I met Australian author Nicole Murphy during my GUFF trip in 2013. She was one of the people running Conflux, and since it was the 52 Naton that year, I was there as GUFF delegate. Today, she is not only an author in two genres, but also running for GUFF and I am one of her nominators.
You have four more days to give her a vote!
How did you discover SF?
Everyone can blame my father. He is an SF nut and I was brought up on it. My earliest memories of watching television was hiding behind his beanbag (it was the 70s!) because it was a cyberman episode on Dr Who. The Daleks never really bothered me but the cybermen scared the CRAP out of me – I think because they were humanoid.
We were avid watchers of Dr Who. Dad took my brother and I off to see Star Wars when it opened and whenever we went anywhere in the car, inevitably Dad would end up playing Jeff Wayne’s War of the Worlds. Once that was happening and we were on a country road and then just at the ‘ooh ahh’ lights appears on the horizon and my brother and I screamed and clutched each other. Then there was Dad’s library, which was mostly science fiction and fantasy.
So really, I had no hope. My entire family is SF nerds – I feel for people who had to discover it themselves or hide it from their family who didn’t get it. In my family, the shock was when I discovered Grandma’s Mills and Book collection and started reading romance!
What’s the best thing about SF fandom?
Normally, when you meet new people you are wondering if you will meet anyone with similar interests or anything you can talk about. In general situations, I can be quite shy meeting new people. But in fandom, you know that you have things in common so you can be more comfortable straight away. You don’t have to do the dance of unimportant questions to get to know someone – you can get to the important stuff straight away. Which Dr are you? Star Wars or Star Trek or both? Marvel vs DC? Are you still in mourning for Carrie Fisher? I’m much more interested in the depths of a person than the superficial things.
What was you first convention like?
My first convention in 2003 I was on the committee. I was running the short story competition, and helping out, which was great because it enabled me to hide behind desks rather than have to talk to people – I was yet to realise how these are truly my people. It was very full on, finding this entire community of people who loved what I loved.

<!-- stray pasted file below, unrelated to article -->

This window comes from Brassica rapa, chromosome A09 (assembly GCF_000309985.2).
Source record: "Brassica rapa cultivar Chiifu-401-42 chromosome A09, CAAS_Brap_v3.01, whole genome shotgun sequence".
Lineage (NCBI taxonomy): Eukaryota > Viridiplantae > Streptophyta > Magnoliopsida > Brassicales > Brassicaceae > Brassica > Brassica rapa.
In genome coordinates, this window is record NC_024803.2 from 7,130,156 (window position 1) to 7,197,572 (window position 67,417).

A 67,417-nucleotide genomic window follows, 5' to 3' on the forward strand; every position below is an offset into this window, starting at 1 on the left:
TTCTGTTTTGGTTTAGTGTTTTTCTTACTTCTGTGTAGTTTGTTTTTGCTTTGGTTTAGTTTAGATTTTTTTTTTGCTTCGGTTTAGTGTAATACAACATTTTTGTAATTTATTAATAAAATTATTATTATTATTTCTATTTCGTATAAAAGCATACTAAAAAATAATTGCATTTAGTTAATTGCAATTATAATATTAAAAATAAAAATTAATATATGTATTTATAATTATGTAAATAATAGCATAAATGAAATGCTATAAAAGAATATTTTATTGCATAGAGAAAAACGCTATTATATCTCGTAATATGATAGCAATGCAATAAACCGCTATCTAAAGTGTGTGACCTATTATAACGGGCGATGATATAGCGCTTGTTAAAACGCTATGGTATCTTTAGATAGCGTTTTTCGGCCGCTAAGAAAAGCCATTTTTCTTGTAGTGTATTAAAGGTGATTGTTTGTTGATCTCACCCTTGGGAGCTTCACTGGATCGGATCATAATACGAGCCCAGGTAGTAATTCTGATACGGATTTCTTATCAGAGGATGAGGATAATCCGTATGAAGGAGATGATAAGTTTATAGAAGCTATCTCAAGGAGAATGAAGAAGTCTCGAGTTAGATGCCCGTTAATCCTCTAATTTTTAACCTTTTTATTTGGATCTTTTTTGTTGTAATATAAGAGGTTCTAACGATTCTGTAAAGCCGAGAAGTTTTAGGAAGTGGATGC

At one point, I got really overwhelmed and wanted to talk to my husband (who is not an SF nerd and doesn’t come to cons) and my phone wouldn’t work and then I went and found a public phone but then I didn’t have coins and couldn’t find anywhere to get coins and it was all too much and I sat down and had a good cry. Then I dusted myself off, went back to the con, threw myself in and had a great time. In the end, that little moment of despair was well and truly overwhelmed by the joy of cons and I have been going ever since.
And how did you get sucked into organizing them?
That is Donna Maree Hanson’s fault. She and I were friends, and she took over organising the first Conflux convention in Canberra. She roped me into organising the short story competition. I love organising things (I now work as an event manager in real life!). So the next con I took on the art show and the publications, and then the following con, I was running the trade room and for Conflux 4 I was the chair.
I adore cons in general, and Conflux in particular – we have developed such a fabulous little family at Conflux. We all have such a blast at that con – it’s not the largest con in the world, and some people object to the fact that we focus on creatives, but I think there is a place for a range of different types of cons, that can cater to different needs.
What con-running job do you hate the most, and what do you love the most?
I am not a fan of the sponsorship/marketing side of things. I am NOT a salesperson and I hate having to try to convince companies to support us.
But I love everything other aspect. I particularly like the creativity that comes with working out new and interesting ways for people to connect and be inspired.
I loooove programming. Which probably makes me weird, but I do.
How did you discover fan funds?
The first Conflux we ran was a Natcon, so I started to become aware of them then. I loved the idea of the community coming together to send ambassadors around the world and making connections. I have attempted to run a couple of auctions and would love to try that again if I do get to come over in August.
What do you think is the single best thing you bring to the fan funds?
Tim Tams! Best biscuit ever. Also, I want to do everything I can to raise awareness and funds. I think keeping up connections around the world is becoming more and more important, as the world seems to be trying to split itself apart. And my experience as an event organiser will help, I hope.
In the US and the UK, it seems to me, the demarcation line between pro authors and fans is a bit more felt than in Australia and Croatia. What do you think about that?
I think that some pro authors bring the problem upon not just themselves by being all about the marketing of themselves and their books and tainting other authors.
But in reality, authors start out as fans and the really good ones remain fans. Sure, they want to see people reading and loving their books, but more than that they want to sit down and discuss in great depth what is happening in other books, in movies, in tv, in the zeitgeist. They want to get into those juicy chats with kindred spirits.
In Australia, we are helped by the fact we are a small community, and often the authors start off as fans attending cons. So there isn’t a sense that authors are above, or different, or special.